Death is a topic that most people try to avoid. Death by suicide is also something that that remains rarely discussed. This is probably because suicide is scary, particularly if we have thoughts of being the loved one left behind. People considering suicide don’t take the time to let people know that they are considering suicide; they tend to keep all these things bottled up to themselves.
As one writer explained, “when your entire spirit has reached the most extreme of lows, no one is able to love you out of that valley.”
The recent suicides of Chelsea Kryst, former Miss USA, and Ian Alexander Jr., actress Regina King’s son, were a shock to many individuals, especially the African American community. It had long been assumed that African Americans did not commit suicide.
The numbers, however, tell a different story. Both Kryst and Alexander struggled with mental health issues. Then there are others that we don’t know who are struggling with mental illnesses, such as the recent death of Miss Alabama 2021 Zoe Sozo Bethel, who reportedly fell out of a third-floor window in Miami after taking an unknown amount of narcotics. This young African American woman was becoming very successful, and suicide was not something that her family was expecting.
Adverse childhood experiences are beginning to be higher and higher in the African American communities, which can later cause a continuous increase in suicide rates. Within the current pandemic alone, there have been studies of suicide deaths by race, and it was found that suicide among white residents decreased by 45 percent during early 2020, while suicide among African American residents increased by 94 percent in early 2020.
In order to reduce these rates, let’s gain the “buy-in” from the community. Focus groups can be beneficial. It allows the individuals or families in communities of color to discuss what their mental health needs are and how to work together as a community to provide the resources needed.
According to the Health and Human Services Office of Minority Health, African Americans in the United States are more likely than whites adults to report when they are having depressive symptoms such as sadness and hopelessness.
But although they recognize it as a need, only one in three African American adults who need mental health care will receive it.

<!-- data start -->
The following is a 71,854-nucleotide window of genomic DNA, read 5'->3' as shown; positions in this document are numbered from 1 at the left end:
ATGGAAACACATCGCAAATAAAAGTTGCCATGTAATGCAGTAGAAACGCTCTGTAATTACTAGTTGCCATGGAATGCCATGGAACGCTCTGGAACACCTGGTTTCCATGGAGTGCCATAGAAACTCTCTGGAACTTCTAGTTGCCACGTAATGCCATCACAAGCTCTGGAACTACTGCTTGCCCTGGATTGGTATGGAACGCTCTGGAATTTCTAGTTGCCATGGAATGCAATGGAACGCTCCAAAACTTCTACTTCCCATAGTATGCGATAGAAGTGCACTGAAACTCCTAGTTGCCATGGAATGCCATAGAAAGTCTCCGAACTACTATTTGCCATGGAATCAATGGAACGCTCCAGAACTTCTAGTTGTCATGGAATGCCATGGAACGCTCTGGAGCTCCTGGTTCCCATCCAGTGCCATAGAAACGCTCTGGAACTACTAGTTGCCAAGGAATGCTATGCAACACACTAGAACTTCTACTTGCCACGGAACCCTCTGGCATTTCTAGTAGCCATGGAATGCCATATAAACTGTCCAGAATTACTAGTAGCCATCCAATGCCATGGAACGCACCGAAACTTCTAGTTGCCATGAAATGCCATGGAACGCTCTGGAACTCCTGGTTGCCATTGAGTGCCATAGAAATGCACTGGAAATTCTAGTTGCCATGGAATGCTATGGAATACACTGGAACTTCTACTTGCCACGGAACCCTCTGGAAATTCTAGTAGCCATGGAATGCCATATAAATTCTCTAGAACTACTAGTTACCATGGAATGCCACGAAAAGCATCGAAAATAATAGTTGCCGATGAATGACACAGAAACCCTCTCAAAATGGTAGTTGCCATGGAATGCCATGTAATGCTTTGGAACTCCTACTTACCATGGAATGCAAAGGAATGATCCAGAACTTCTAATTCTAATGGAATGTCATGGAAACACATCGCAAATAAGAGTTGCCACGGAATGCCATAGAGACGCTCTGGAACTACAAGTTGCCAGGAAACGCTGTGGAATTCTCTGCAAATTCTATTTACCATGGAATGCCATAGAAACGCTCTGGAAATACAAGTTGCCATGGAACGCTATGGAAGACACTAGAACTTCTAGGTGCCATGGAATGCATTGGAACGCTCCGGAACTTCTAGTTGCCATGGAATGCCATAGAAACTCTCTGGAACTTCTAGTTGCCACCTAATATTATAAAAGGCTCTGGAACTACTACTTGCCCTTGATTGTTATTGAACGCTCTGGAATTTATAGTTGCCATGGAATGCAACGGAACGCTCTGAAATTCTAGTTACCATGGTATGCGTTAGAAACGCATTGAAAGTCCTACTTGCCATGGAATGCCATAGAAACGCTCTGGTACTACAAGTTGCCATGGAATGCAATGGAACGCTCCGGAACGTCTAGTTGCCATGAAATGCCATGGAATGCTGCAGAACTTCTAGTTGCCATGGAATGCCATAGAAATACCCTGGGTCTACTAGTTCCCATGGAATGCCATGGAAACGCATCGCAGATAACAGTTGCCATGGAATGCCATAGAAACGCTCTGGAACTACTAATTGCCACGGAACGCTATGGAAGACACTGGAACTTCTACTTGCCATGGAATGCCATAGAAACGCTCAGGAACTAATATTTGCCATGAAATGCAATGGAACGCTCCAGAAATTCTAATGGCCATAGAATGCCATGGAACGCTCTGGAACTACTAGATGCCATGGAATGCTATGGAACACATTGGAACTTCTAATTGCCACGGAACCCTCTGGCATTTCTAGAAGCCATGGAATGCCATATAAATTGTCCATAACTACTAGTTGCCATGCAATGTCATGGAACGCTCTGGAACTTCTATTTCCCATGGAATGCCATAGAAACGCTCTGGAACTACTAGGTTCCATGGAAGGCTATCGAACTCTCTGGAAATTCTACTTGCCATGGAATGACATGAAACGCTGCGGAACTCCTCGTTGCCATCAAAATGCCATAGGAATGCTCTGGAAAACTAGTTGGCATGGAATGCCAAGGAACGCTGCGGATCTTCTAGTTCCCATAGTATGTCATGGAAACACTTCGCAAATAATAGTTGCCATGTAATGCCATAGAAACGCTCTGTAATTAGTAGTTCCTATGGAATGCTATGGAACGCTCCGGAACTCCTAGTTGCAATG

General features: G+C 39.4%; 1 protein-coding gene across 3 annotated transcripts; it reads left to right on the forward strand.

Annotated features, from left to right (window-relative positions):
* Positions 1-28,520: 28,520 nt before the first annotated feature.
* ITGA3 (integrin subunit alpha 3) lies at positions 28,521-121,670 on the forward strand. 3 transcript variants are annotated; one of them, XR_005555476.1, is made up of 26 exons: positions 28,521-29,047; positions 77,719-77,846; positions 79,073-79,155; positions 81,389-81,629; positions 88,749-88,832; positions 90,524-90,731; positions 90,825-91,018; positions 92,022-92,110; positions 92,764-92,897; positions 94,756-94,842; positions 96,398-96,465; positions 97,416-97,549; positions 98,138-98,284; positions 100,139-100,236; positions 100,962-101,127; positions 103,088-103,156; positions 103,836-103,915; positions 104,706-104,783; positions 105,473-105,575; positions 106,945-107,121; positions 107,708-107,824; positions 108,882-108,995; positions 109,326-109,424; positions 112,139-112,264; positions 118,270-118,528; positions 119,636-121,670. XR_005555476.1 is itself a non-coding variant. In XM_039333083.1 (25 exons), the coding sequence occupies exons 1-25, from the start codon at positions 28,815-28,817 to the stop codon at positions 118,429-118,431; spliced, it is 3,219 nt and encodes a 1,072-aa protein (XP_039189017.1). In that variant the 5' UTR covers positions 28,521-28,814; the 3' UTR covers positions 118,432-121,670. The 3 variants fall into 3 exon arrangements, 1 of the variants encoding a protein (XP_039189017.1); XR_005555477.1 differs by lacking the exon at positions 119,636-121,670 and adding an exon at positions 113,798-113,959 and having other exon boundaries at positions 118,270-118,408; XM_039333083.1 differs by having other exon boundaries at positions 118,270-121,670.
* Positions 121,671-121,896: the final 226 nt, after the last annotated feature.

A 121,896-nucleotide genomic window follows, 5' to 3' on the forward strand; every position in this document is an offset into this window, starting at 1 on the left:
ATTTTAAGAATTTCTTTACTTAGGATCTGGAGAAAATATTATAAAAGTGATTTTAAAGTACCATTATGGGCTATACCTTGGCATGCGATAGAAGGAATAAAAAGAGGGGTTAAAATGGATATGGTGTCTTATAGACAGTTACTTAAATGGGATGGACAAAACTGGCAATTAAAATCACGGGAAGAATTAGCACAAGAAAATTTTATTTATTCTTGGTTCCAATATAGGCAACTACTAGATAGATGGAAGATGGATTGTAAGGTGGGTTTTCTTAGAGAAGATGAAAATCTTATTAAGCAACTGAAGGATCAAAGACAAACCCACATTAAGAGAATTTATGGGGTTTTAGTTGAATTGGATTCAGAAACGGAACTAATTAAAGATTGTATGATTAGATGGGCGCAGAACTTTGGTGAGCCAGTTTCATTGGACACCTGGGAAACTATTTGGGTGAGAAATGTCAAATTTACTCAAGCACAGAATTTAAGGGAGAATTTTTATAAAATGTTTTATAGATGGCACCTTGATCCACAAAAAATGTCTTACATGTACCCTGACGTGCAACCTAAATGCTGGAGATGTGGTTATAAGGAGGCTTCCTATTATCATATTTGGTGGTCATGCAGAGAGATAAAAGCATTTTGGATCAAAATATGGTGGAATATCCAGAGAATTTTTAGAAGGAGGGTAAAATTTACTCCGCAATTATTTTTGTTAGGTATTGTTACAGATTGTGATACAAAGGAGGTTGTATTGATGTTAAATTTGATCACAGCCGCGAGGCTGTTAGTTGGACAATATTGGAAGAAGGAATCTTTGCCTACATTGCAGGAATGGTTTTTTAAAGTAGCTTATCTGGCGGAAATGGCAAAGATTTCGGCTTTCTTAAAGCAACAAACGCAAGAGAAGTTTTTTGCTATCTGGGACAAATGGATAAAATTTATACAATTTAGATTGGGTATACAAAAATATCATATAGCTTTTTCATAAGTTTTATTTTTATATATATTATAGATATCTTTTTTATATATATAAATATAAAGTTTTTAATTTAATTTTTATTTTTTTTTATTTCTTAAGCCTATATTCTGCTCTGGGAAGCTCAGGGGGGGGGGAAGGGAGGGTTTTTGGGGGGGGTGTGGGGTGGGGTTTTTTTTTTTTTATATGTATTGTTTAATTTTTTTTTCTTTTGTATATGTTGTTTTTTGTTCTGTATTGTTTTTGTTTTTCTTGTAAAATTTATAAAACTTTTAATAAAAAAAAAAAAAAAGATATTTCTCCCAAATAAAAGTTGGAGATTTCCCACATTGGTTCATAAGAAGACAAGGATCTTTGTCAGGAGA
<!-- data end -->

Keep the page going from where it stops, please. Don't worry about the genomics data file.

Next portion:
According to the American Psychiatric Association’s Mental Health Facts for African Americans guide, African American adults are also less likely to receive consistent care and prefer to go to an emergency department to seek care rather than a long-term mental health specialist.
If someone is seeking help, there are several therapies available, including individual counseling and group services.
Unfortunately, there are some communities that lack mental health resources and sadly those individuals may go without services. Some do what’s needed to better themselves in their time of need, and others will brush it off and give up after not being able to find help in their communities.
There have been messages circulating in the African American community about being “strong” and “superwoman,” which have resulted in some keeping their problems to themselves. Such as the Sisterella complex, which describes a black woman who is a hard worker who prioritizes the needs of others but deep inside, she suffers in silence. This only compounds the problem as her legitimate mental health needs go undiagnosed and untreated.
It’s now time for mental health issues to be addressed head-on in African American communities. The best way to begin to accomplish this is through education. Youth need to be educated on what the different mental health illnesses are and how to notice the signs or symptoms. A mental health curriculum is needed to be incorporated into every high school in order for youth to receive psychoeducation on mental health.
Mental health curricula within schools can help to de-stigmatize mental health services in communities of color. Minorities have a greater risk for mental health disorders later on in their adult life than those of the non-Latino white populations. Education needs to start before adulthood.
Mental health services in minority communities are often viewed as a weakness. Much of the pushback comes from believing that seeking mental health treatment is correlated with “it’s something wrong with me?” One way to counter the pushback is to utilize more persons of color in the mental health world. People of color often want to work with others that look like them. Providing therapeutic services early in their education with diverse practitioners can help with their comfort level.
Although education can make a difference, it does not solve the problem of lack of health insurance. There are agencies that exist that provide pro bono mental health services, but many people in African American communities are not aware of these agencies. Working with agencies that offer pro bono mental health services is the key. These agencies typically provide mental health services by a master’s degree level intern therapist at a low cost or pro bono. Also, having community events to raise funds to cover the cost of people who cannot afford to receive mental health services is an option. Still, there may be pushback from agencies that do not want to offer free services or raise funds when insurance companies are paying them at such high rates for individuals who seek services with privates insurance.
Mental health has become more relevant and a prominent issue due to the current COVID-19 pandemic. In African American communities, there is a realization that individuals 30-years old or younger are at risk. Hopefully, through education and greater access, we can reduce the number of lives ending through suicide.
Lashawnda Thornton is a social worker.
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